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Marine Ecology Progress Series

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MEPS 279:183-191 (2004)  -  doi:10.3354/meps279183

Seasonal variation in starvation resistance of early larval North Sea shrimp Crangon crangon (Decapoda: Crangonidae)

Kurt A. Paschke1, P. Gebauer1, F. Buchholz2, K. Anger2,*

1Facultad de Pesquerías y Oceanografía, Universidad Austral de Chile, Casilla 1327, Puerto Montt, Chile
2Biologische Anstalt Helgoland, Stiftung Alfred-Wegener-Institut für Polar- und Meeresforschung, 27498 Helgoland, Germany
*Corresponding author. Email:

ABSTRACT: The North Sea shrimp Crangon crangon (Linnaeus, 1758) has seasonal dimorphism in egg size, with larger winter eggs and smaller summer eggs. In the laboratory, we compared the tolerance of nutritional stress in Zoea I larvae hatching from the different types of eggs (referred to as Œwinter larvae¹, WL, and Œsummer larvae¹, SL, respectively). Starvation tolerance was quantified as median point-of-no-return (PNR50) and point-of-reserve-saturation (PRS50). PNR50 is defined as the time when 50% of starved larvae have lost the capability to recover (after subsequent feeding); PRS50 is the time when 50% of fed larvae attain the capability to develop through the rest of the moulting cycle using internally stored energy reserves. These critical points in the moulting cycle were estimated by fitting sigmoidal dose-response curves of cumulative mortality to the time of initial starvation or feeding, respectively. Significant seasonal variation was observed in the initial biomass at hatching (16.2 vs 14.7 µg dry mass in WL and SL, respectively) as well as in the development duration of continuously fed larvae (fed controls, FC; average Zoea I stage durations: 4.4 vs 5.0 d). Likewise, WL showed a consistently shorter development duration after 1 to 4 d initial starvation and subsequent feeding (PNR treatments). In treatments with 3 to 5 d initial starvation, mortality was also significantly lower in WL than in SL. Both larval groups showed an increasingly delayed moult to the Zoea II stage with increasing time of initial starvation, but this effect was significantly weaker in WL than in SL. As a consequence, the mean PNR50 value was higher in WL than in SL (4.8 vs 3.5). When zoeae were continuously starved from hatching onwards (starved controls, SC), WL were able to survive significantly longer than SL (8.8 vs 6.4 d). In experiments with differential periods of initial feeding and subsequent starvation (PRS experiments), 50% of the WL exceeded their PRS after only 1 d of food availability, while SL required at least 2 d of feeding to become independent of further food supply. PSR50 values of WL and SL differed significantly (1.0 vs 1.6 d). Our results indicate a shorter development and stronger starvation resistance in WL compared to SL. Seasonal variation in egg size and initial biomass and physiological condition of early larvae allow for an extended period of reproduction, including larval hatching under conditions of low or unpredictable planktonic food availability in winter and early spring.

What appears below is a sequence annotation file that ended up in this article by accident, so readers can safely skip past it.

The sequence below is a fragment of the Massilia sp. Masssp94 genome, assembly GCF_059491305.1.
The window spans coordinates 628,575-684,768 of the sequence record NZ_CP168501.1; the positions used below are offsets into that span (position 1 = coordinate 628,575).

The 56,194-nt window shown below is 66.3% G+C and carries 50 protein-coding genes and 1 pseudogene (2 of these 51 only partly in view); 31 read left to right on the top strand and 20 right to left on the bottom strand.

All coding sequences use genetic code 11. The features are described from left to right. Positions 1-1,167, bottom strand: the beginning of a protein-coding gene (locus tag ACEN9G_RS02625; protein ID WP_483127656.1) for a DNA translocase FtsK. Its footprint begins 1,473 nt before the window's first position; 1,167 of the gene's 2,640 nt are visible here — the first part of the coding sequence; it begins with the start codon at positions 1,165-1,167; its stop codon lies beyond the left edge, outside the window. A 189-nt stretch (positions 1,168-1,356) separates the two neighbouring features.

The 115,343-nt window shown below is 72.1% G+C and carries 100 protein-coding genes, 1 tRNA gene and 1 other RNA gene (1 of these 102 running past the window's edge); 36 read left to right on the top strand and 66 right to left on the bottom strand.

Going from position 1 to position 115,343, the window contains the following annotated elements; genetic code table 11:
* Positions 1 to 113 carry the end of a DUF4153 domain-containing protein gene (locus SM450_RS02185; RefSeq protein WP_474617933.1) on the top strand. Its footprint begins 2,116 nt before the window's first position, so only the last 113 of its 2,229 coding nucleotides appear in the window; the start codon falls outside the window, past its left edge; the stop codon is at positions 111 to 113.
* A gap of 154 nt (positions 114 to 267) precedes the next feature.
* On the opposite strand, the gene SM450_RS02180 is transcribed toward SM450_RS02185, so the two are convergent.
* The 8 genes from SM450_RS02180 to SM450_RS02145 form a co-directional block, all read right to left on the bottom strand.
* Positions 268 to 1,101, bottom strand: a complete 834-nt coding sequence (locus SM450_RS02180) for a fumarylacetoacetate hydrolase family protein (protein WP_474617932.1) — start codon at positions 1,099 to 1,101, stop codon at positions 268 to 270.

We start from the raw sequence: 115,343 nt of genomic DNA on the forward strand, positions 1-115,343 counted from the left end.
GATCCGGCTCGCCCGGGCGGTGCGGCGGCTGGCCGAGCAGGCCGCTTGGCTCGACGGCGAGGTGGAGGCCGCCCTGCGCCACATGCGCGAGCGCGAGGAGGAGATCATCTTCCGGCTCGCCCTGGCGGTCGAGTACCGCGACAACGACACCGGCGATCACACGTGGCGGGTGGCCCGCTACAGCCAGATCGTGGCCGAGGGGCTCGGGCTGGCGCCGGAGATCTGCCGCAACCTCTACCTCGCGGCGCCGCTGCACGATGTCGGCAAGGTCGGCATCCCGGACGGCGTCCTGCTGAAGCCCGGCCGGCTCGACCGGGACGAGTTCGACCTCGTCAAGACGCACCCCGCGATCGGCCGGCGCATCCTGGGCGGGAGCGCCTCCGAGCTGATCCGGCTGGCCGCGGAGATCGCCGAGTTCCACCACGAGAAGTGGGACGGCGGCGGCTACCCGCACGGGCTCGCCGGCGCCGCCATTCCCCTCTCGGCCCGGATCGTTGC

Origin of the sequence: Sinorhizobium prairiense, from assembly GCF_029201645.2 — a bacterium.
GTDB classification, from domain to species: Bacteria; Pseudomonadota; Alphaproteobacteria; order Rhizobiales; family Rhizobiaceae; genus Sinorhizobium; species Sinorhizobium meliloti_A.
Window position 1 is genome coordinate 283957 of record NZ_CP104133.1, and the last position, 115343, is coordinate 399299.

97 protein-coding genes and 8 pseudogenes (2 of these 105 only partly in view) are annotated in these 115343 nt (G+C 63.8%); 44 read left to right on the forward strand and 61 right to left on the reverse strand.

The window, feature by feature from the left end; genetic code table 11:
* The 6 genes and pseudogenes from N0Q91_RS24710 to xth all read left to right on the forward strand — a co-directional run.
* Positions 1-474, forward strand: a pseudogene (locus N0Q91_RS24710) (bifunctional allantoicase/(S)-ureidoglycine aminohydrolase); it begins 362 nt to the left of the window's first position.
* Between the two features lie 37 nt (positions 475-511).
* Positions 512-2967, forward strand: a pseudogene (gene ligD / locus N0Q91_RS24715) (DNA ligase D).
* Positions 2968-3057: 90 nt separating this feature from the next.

KEY WORDS: Crangon crangon · Egg size · Point-of-no-return · PNR · Point-of-reserve-saturation · PRS · Seasonal variation · Starvation resistance · Nutritional vulnerability · Zoea

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